Disney Cruise Line has only canceled sailings through May for its Port Canaveral-based ships, but Disney CEO Bob Chapek talked a little realism at the company’s annual shareholders meeting on Tuesday.

“We’re anticipating that with some luck and the increase in the number of vaccinations out there and the encouraging trends that we’re seeing that maybe by this fall we might be able to have some limited operations of our cruise ships,” he said. “But that’s all going to depend on the incidents of the virus and the vaccination of the general public.”

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Disney and other lines have been out of the cruising business for almost a full year when the coronavirus pandemic began to surge and ships halted sailing. U.S.-based ships were placed under a no-sail order from the Centers for Disease Control and Prevention that was only lifted last November. It was replaced by a conditional sail order that has more than 70 points cruise lines have to fulfill before the CDC will let them sail again with passengers.

But the pandemic got worse in the fall, and the CDC has not budged for any cruise line, which has led to companies like Carnival, Royal Caribbean and Norwegian to incrementally cancel itineraries on a month-by-month basis.

“We’re very anxious to get our Disney Cruise Line business back up and running,” Chapek said. “As you know, the cruise industry had been quite hit hard by COVID, and as of right now, we don’t have any definitive information in terms of when we’ll be able to open up our cruise lines.”

Scott Sanders, who runs disneycruiselineblog.com, which is not affiliated with the company, said Chapek’s fall statement wasn’t surprising even though the cruise line has bookable sailings over the summer.

“My takeaway, he was speaking on behalf of the company to shareholders and potential investors which is significantly different from speaking to fans at a company expo,” Sanders said in an email. “Investor meetings walk the line of business/promotion, but ultimately this is a business statement to manage investor expectations.”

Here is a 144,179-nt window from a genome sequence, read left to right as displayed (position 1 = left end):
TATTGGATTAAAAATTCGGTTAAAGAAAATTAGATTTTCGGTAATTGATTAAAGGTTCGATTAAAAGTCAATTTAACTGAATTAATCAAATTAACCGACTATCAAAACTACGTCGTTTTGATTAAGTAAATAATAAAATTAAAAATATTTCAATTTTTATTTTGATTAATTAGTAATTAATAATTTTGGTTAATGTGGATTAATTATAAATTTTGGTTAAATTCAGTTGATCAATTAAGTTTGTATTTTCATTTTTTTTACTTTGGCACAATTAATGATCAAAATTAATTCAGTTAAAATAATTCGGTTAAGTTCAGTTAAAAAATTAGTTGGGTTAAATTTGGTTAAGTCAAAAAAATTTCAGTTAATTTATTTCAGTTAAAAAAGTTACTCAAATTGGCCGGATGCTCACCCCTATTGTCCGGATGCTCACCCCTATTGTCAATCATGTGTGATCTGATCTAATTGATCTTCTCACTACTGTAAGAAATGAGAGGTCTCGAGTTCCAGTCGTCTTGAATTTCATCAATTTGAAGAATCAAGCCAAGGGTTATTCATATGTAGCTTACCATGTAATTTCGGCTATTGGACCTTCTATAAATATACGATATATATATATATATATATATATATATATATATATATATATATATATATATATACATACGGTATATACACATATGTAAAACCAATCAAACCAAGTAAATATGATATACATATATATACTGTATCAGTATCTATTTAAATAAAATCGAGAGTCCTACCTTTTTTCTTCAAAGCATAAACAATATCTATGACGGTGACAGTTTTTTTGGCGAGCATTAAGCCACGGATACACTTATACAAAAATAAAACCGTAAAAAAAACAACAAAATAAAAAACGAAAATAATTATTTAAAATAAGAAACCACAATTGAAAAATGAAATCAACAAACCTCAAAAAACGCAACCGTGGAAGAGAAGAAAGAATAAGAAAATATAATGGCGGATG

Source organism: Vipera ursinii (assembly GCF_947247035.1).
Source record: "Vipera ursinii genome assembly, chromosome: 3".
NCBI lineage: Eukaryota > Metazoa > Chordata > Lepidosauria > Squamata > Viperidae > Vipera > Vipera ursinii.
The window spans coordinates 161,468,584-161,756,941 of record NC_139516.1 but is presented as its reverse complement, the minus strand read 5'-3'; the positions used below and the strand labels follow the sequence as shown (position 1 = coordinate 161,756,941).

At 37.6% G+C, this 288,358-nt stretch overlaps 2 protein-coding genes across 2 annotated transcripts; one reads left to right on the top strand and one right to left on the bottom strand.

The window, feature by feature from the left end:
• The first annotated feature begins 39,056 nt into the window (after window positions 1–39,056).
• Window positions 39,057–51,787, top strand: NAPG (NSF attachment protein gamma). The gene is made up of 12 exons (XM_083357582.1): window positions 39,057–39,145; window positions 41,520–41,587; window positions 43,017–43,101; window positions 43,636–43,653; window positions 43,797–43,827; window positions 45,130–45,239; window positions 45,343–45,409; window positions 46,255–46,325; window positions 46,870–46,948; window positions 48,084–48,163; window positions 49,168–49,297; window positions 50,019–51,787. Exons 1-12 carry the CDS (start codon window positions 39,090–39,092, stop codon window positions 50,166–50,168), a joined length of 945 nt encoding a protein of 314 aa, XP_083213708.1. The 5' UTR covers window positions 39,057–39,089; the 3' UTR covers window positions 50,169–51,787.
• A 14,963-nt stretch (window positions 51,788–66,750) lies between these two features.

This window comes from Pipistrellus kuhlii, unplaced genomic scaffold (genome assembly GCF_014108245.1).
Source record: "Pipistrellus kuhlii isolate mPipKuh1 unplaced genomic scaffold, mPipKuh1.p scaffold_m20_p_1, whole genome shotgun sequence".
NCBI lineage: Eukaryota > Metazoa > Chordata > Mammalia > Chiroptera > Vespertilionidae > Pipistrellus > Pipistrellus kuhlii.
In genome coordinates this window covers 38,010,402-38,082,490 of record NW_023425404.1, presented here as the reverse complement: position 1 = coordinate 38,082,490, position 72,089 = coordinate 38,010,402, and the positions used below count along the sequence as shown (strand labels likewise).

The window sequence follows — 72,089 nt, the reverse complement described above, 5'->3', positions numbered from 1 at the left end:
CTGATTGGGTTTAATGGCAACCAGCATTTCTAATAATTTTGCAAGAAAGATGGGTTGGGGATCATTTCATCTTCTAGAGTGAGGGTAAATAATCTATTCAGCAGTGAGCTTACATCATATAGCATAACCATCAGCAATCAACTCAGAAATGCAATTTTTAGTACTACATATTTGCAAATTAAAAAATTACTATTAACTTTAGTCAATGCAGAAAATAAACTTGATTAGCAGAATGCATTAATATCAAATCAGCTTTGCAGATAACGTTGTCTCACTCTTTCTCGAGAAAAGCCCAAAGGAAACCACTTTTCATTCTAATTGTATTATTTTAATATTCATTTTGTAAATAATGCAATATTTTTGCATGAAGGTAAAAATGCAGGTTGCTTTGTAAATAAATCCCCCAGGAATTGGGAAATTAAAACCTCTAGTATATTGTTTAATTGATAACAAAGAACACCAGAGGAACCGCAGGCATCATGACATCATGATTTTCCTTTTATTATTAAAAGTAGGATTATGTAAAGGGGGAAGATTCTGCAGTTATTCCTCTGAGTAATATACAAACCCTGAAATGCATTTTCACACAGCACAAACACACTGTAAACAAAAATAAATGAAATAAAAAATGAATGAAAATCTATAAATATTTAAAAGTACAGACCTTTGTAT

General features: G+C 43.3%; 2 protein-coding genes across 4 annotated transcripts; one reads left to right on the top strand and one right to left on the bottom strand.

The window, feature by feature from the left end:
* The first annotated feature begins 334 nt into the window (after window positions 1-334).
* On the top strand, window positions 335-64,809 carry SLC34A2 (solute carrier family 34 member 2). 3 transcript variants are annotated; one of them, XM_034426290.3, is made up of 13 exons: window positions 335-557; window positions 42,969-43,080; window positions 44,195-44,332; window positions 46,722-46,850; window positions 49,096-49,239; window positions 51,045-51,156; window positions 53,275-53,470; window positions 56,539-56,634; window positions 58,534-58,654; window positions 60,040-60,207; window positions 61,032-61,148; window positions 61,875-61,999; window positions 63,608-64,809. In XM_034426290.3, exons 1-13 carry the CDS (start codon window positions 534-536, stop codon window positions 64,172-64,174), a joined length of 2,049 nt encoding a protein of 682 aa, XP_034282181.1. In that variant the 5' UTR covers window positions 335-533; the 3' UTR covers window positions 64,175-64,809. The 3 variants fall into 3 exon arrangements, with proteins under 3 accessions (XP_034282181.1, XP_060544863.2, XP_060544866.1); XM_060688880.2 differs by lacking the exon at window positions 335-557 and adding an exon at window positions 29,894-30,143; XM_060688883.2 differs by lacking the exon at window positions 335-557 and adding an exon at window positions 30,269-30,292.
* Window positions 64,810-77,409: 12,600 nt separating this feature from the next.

He says Disney, just as other cruise lines, have made shifting sail dates to the future fairly easy in the last year. Disney’s program is called “Book with Confidence,” which allows flexibility on final payments, cancellation fees and the option to change sail dates up to 15 days ahead of departure. This lets both those eager to sail to roll the dice that cruising will get back up and running, while not risking too much for those willing to give the cruise lines their money.

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And while the reality is that sailing may not get back to normal until fall or later, Sanders said the incremental approach for cancellations is better for the business, which gets to hold on to deposits in the short-term, and makes sure potential sailings will have a ready crew and a profitable number of passengers. So he expects the month-by-month cancellations to continue in case there’s a sudden shift from the CDC that would let cruise business get back up and running quicker than expected.

“Full out cancellations through say a fall date would leave DCL scrambling to book guests in the event the ships do get the green light from the CDC to embark on revenue sailings after successful test cruises,” Sanders said.